STELLER BOTANICAL HEALTH:
Gustavus Grown Vegetables Saturdays & Wednesdays
12:30 pm-3 pm
Stay up to date on what is ready for harvest, workshops or other relevant events of interest. We hate junk mail and do our best to limit communications.
We begin planting seeds in March in order to sell starts around mid-May. We have an array of vegetables and herb varieties that do well in Southeast Alaska.
We sell row cover, bioplastic, potting soil, cowpots, seeds, organic fertilizers, fish compost, fish fertilizer, bird netting, and electric fencing.
Special Orders accepted.
We are in our sixth year of saving our own seeds.
And we sell seeds appropriate for Southeast Alaska's cool growing season.
We have signed the safe seed pledge:
"Agriculture and seeds provide the basis upon which our lives depend. We must protect this foundation as a safe and genetically stable source for future generations. For the benefit of all farmers, gardeners and consumers who want an alternative. We pledge that we do not knowingly buy, sell or trade genetically engineered seeds or plants.The mechanical transfer of genetic material outside of natural reproductive methods and between genera, families or kingdoms, poses great biological risks as well as economic, political, and cultural threats. We feel that genetically engineered varieties have been insufficiently tested prior to public release. More research and testing is necessary to further assess the potential risks of genetically engineered seeds. Further, we wish to support agricultural progress that leads to healthier soils, genetically diverse agricultural ecosystems and ultimately healthy people and communities."
Jen and Larry are avid gardeners who have grown all the vegetables we consume for more than 20 years. For many of those years our garden was in a small valley outside of Fairbanks, where the already painfully short summers were cruelly truncated by cold air settling in the valley bottom on still days.
Some years we experienced frost every month of the year. We were forced to considerable lengths to keep our garden vibrant.
Having moved to the far more convivial climes of Gustavus nine years ago, we’ve been pleased with the longer growing season and permafrost free soils. Jen’s zeal at new growing opportunities quickly swelled our garden to the point that we began selling produce in 2015.
Jen studied Sustainable Agriculture at Sterling College , currently recognized as the top college in the nation for serving food that’s local, sustainable, humane, and fair trade. From there she worked on organic and biodynamic farms across the country until settling in Alaska where she has continued to keep her hands in the soil, working for years with John & Jo Papp at Papps’ Produce where potato varieties abounded, and whose legacy now is continued by their daughter at Bender Mountain Farm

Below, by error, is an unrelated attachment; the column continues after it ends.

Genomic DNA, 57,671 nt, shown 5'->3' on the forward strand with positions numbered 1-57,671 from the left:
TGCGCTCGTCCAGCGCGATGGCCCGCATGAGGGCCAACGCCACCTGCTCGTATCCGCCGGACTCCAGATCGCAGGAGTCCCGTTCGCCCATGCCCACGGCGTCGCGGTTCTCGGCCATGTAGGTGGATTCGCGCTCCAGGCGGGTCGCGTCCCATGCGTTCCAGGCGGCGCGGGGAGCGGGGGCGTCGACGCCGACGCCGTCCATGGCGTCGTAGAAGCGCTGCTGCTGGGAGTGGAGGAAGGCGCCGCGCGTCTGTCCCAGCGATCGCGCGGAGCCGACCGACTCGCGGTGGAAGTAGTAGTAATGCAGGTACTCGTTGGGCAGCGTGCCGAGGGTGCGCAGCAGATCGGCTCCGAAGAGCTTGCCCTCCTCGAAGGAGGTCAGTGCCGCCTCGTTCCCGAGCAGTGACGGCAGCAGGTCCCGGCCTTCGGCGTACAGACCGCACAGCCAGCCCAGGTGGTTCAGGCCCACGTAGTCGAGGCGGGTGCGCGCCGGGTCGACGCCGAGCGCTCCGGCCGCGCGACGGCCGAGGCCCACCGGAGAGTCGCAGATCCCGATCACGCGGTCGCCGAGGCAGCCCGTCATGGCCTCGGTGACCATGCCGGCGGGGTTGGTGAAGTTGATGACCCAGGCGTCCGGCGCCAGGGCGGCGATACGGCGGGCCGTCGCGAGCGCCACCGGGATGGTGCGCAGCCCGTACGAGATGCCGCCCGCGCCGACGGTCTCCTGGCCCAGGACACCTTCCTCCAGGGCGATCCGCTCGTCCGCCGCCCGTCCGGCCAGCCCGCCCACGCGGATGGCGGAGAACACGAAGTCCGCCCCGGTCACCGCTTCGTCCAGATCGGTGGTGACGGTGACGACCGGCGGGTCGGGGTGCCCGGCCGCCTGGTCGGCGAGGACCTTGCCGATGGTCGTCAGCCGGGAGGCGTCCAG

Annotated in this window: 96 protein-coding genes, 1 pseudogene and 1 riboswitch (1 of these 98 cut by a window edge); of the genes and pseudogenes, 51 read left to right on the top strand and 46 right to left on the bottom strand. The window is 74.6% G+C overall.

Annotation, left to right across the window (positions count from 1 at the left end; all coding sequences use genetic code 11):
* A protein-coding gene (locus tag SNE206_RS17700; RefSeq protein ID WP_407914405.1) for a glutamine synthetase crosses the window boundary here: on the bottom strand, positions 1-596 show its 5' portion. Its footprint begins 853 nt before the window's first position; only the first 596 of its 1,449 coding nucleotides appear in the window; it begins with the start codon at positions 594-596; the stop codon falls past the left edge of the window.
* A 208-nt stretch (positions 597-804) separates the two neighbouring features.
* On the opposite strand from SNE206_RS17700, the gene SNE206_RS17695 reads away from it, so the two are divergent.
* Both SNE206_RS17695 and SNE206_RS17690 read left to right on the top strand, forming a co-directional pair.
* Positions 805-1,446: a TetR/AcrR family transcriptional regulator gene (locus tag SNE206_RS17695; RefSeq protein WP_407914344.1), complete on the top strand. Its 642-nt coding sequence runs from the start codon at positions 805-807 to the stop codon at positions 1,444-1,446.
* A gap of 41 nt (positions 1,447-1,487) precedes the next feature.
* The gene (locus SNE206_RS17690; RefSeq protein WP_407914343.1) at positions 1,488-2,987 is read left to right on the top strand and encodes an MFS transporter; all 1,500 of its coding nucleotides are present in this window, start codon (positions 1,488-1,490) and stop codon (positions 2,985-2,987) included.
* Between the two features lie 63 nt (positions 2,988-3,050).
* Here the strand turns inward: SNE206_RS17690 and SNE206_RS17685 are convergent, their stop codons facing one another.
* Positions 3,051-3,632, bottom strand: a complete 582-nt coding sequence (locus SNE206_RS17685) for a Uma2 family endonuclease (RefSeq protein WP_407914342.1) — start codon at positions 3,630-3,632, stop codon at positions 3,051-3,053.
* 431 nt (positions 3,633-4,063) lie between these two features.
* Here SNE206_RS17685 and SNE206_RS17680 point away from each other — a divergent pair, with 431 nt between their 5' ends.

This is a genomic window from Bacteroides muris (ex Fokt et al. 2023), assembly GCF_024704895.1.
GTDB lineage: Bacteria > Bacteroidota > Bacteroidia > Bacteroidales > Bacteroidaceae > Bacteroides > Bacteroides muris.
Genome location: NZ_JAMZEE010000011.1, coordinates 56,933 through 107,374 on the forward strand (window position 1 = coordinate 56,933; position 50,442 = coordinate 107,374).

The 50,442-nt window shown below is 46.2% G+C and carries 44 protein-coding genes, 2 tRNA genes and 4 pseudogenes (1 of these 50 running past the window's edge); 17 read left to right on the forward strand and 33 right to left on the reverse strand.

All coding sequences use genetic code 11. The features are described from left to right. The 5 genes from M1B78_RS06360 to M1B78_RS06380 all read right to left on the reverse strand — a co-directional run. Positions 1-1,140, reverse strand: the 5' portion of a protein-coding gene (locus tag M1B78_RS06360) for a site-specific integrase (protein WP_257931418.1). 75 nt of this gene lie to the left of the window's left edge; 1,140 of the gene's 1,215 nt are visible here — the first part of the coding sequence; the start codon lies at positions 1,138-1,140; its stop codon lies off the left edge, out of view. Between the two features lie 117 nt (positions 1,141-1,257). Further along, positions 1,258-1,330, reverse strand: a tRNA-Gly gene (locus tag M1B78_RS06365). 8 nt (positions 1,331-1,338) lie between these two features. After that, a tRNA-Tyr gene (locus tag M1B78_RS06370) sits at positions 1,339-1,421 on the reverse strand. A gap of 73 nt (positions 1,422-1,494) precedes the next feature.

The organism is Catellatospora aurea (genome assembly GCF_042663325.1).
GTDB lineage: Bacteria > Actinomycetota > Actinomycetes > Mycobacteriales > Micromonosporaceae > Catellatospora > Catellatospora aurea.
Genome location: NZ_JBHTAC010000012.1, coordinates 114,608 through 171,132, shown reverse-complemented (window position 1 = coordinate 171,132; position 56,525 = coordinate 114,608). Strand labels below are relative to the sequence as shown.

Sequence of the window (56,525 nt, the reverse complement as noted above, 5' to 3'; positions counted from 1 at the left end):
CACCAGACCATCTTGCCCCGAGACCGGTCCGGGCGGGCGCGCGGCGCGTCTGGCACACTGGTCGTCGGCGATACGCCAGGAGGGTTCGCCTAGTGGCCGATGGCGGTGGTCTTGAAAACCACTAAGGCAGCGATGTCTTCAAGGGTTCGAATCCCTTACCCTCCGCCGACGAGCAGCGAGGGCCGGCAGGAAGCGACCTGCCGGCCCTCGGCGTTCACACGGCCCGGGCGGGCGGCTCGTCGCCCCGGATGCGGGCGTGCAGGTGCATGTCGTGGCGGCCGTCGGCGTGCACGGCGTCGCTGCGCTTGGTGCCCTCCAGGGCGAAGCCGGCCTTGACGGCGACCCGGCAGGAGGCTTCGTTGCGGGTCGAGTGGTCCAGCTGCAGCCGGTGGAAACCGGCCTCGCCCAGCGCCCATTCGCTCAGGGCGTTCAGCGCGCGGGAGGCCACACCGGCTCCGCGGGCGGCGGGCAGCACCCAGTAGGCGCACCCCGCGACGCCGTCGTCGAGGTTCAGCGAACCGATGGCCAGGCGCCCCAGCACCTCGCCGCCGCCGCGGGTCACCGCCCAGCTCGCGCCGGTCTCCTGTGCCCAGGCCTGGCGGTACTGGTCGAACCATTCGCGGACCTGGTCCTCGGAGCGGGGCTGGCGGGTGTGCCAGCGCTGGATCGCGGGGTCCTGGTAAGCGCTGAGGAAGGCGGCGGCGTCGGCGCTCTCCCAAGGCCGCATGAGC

Our lone foray into inorganic chemicals:
with perhaps undue relish, Larry sprays a dilute ammonia solution directly on each of Satan’s minions, THE SLUG!
Thanks to the small farm friendly folks at the USDA, we are not allowed to use the most common and obvious adjective to describe our growing practices without paying through the nose, so we shall describe them instead and let you fill in the blanks. We employ many of the standard practices of the aforementioned unmentionable word to keep our soils healthy and productive, to-wit:
Living near the bountiful waters of Icy Strait makes it much easier to build soil fertility without exogenous inputs. We mix a couple tons of seaweed/leaf mixture into the beds in the spring, and add more as a top dressing in the summer.
We build a couple sizable compost piles each year. We mix modest amounts of fish waste in the center of the pile, for enhanced nutrients and fertility.
We use ash from the wood stove to sweeten the soil.
The beds are covered with leaves in the fall.
Jen has designed year round outdoor vermi-bins. Temps in the worm bin have stayed between 60F (great) to 100 degrees F (yikes too warm), even during long cold spells.
We spray an active aerated compost tea onthe soil and plants. Agronomic research inrecent years has revealed the critical rolethat microorganisms play in making soil nutrients available to plants. We highlyrecommend the book Teaming with Microbes by Jef Lowenfels and Wayne Lewis,which does a good job of explaining the science for the lay person and describing thesimple steps that can bring the magic to your garden.